"They will always be together now," Kenley Stringer tells PEOPLE

By Rose Minutaglio
January 05, 2016 04:25 PM
Julie Alley Photography

In the span of one year, Kenley and Calyn Stringer added six children to their family – and the loving parents couldn’t be happier.

Since November 2014, the couple has welcomed 6-month-old biological son Benjamin, as well as adopted siblings Eric, 7, Dale, 5, Brittan, 3, Maya, 2, and Kiki, 1, into their Tallahassee, Florida, home.

“This year has been intense and so amazing!” Calyn Stringer, 30, tells PEOPLE. “I need a couple cups of coffee every morning trying to get all our kids up, ready breakfast and to school. But I wouldn’t have it any other way.”

Kenley and Calyn felt it was important to keep all of the brothers and sisters together and insisted on bringing all five into their new forever home.

“They will always be together now,” Kenley Stringer, 33, tells PEOPLE. “We all will.”

Stringer family of eight during 2015 Christmas holiday
Julie Alley Photography

The couple says plans for sibling adoption had been in the works since they got together.

“When we got married in 2010, we asked guests to donate to an adoption fund for us instead of bringing wedding gifts,” says the devoted father. “We knew from the get-go we wanted to grow our family through adoption. We knew we wanted to keep a group of brothers and sisters together.”

A year after Kenley and Calyn tied the knot, they began researching different adoption methods.

“We looked at public, private and international agencies,” Kenley, a real estate agent, says. “We tried so hard to make it work, but it never came together. At one point, I was enroute to Uganda to meet a family that was considering us when we learned of immigration ability complications with the children we had matched with.”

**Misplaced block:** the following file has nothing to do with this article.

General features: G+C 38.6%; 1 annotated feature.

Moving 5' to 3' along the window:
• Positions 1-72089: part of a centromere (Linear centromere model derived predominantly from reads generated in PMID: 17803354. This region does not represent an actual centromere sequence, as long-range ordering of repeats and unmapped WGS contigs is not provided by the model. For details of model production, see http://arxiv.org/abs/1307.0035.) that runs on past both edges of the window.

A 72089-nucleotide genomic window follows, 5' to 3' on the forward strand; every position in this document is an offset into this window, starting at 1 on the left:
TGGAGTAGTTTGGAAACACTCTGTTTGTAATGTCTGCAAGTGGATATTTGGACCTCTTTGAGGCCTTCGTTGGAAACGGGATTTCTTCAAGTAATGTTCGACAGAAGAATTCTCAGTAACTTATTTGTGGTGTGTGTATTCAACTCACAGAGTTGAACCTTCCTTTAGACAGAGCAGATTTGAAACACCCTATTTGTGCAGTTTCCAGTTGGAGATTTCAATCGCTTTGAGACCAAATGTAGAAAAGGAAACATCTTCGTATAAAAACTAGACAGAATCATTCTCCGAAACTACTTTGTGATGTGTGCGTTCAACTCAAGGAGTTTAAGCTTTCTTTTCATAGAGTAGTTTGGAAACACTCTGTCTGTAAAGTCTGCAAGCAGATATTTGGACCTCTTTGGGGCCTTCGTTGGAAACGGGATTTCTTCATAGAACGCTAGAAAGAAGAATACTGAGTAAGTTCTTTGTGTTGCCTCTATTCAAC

But the Florida couple kept pushing – they knew their forever children were out there.

Stringer children during 2015 Christmas holiday
Julie Alley Photography

In November 2014, Calyn became pregnant with now 6-month-old Benjamin. And only a few weeks later, the couple became aware of five siblings in a nearby Florida town who were in need of a forever home.

“We learned through an online foster support group that there were siblings from one mother who wanted to voluntarily relinquish her parental rights before the state forcibly terminated rights,” says Kenley. “A dozen families put their hats in the ring, but we got a call a few days later.”

The adoring dad adds, “It was fate.”

Stringer family of eight during holiday season
Kenley Stringer

Within days, the couple was granted custody of four of the five Floridian children, and the kids moved into the Stringer house a week before Christmas.

It was “the ultimate Christmas miracle.”

“Sometimes we think what life would be like if we hadn’t adopted our kids,” Calyn, an ESL instructor at Florida State University says. “The thought of not having them is so sad. It’s frightening to think where they might have ended up.”

Kenley says the first interaction with his eldest adopted son, Eric, was “nothing like [he] had imagined.”

“When I first met Eric, I asked him ‘How do you feel about coming to live with us and being a part of our family?’ ” he says. “His answer was so simple and honest, all he said was ‘Good.’ It was so clear to me this was meant to be, that he felt comfortable with me. I thought it would have been more difficult!”

The father of six says he was nervous the kids wouldn’t connect with him because they’d never had a father figure in their life before.

“I didn’t know how they would react to me, but the transition was seamless and my life has been so much better with them in the picture,” he says. “There was no big learning curve and it never felt like either one of us was outsiders. They moved right in and it was their home from the start.”

Maya and Benjamin Stringer
Kenley Stringer

When Calyn gave birth to Benjamin in June of 2015, the kids were “ecstatic” to have an addition to the clan.

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But the parents knew their blended family was not yet complete – their kids’ fifth and youngest sibling, Kiki, was still in foster care.

“The kids would always ask about their sister Kiki, and we were never able to give them an answer – we were fighting to get her into our family at the time,” says Kenley. “And we couldn’t give up.”

In August 2015, when Benjamin was only one month old, Kiki finally joined her brothers and sisters in the Tallahassee household – perfecting the Stringer family.

“We’ve had our ups and downs, but we are a family through and through,” says Kenley. “It’s rewarding seeing how every member of our family loves and supports each other every single day.”

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